“If a surgeon is getting ready to use an electrosurgical pencil and he has not been informed that oxygen is flowing under the drapes, the result could be a fire,” Bruley said. “Oxygen concentrations of 50 percent and higher will create a flash fire.”
About 65 percent of surgical fires occur on the upper body or inside a patient's airway, another quarter occur elsewhere on the body and less than 10 percent actually occur inside the body cavity, Bruley said. About 70 percent are ignited by electrosurgical tools commonly known as Bovies, devicesthat use a high-frequency electric current to cut tissue or stop bleeding. Twenty percent of fires are sparked by hot wires, light sources, burrs or defibrillators. About 10 percent are touched off by lasers.
Whatever the source, the head and neck region is grimly suited to hosting fires, especially in a high-oxygen atmosphere, Bruley noted.
“There’s the vellus, the peach fuzz on your face and head,” Bruley explained. “Each tiny hair burns like a tiny sparkler and propagates a ripple of flame across the face.”
Bruley said he’s been trying for decades, with mixed success, to get doctors to announce when they start up a surgical tool and for anesthesiologists to monitor patients’ specific oxygen needs and to lower the levels to avoid fire danger.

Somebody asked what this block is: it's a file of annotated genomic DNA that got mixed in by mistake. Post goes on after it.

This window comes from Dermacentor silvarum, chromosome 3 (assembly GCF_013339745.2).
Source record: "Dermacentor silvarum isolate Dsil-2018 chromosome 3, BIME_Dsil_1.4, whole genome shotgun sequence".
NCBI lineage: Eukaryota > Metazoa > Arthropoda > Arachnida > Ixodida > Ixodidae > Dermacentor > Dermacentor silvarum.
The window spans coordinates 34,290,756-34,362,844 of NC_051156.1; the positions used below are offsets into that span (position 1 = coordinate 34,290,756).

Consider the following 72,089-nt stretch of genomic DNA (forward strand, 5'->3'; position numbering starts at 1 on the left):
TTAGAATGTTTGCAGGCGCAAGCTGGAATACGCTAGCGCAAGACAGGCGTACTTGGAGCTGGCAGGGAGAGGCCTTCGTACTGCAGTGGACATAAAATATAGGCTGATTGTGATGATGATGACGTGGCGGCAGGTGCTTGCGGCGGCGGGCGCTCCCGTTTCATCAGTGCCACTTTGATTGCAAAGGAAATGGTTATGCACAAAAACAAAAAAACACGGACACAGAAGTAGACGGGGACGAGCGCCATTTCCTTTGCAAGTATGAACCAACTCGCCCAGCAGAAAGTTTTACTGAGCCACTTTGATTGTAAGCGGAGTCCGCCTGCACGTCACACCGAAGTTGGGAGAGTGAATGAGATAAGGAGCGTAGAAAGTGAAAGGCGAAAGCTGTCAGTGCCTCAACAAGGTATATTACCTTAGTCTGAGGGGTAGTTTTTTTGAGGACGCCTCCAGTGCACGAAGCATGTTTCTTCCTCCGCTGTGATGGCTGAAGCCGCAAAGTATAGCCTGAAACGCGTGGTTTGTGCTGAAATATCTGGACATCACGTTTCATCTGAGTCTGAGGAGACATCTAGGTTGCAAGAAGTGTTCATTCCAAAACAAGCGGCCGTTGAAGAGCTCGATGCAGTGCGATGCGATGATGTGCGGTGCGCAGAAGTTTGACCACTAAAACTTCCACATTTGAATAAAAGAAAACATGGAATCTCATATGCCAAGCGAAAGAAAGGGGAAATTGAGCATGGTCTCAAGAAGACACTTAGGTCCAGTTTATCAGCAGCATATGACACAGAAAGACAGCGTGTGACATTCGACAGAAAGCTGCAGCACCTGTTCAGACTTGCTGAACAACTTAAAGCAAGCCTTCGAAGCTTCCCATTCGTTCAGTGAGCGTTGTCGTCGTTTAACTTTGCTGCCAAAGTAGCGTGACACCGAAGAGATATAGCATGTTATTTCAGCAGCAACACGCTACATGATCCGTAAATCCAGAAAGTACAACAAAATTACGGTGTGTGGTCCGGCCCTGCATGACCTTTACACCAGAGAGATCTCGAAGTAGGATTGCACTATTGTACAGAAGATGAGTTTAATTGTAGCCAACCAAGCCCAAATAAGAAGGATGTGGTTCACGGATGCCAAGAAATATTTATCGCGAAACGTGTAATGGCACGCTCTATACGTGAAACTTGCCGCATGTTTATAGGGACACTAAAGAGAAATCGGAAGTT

That galls Talbert, who sued the surgeon, the anesthesiologist and Inova Alexandria, the hospital where her burns occurred.
“I don’t think they’re going to do anything to prevent it,” she said, adding later. “When they told my family, they said it was a ‘minor incident.’”
Talbert reached confidential settlements with the hospital and the anesthesiologist. But the surgeon, Dr. Debra A. Hutchins, refused to settle and the case went to trial in March. Jurors awarded Talbert $4 million. However, Virginia caps such awards at $1.75 million, her lawyer said, and Talbert is still responsible for legal fees and about $500,000 in medical expenses.
Inova officials said in an e-mail that they have taken steps to prevent fires, including discontinuing use of oxygen face masks, lowering oxygen levels and requiring staff to implement a checklist of prevention steps before procedures.
“If you go into the hospital without burns and come out with burns, that’s not right,” she said. “In my mother’s medical chart, they wrote, ‘spontaneous combustion.’”
Lake's mother, Catherine Reuter, 74, was hurt after a cauterizing tool ignited a topical cleanser that was not allowed to properly dry, Lake said. The burns led to multiple drug-resistant infections, kidney failure and long-term sedation for terrible pain. Two years later, Reuter, a former nun and kindergarten teacher, died in another hospital, having never fully recovered.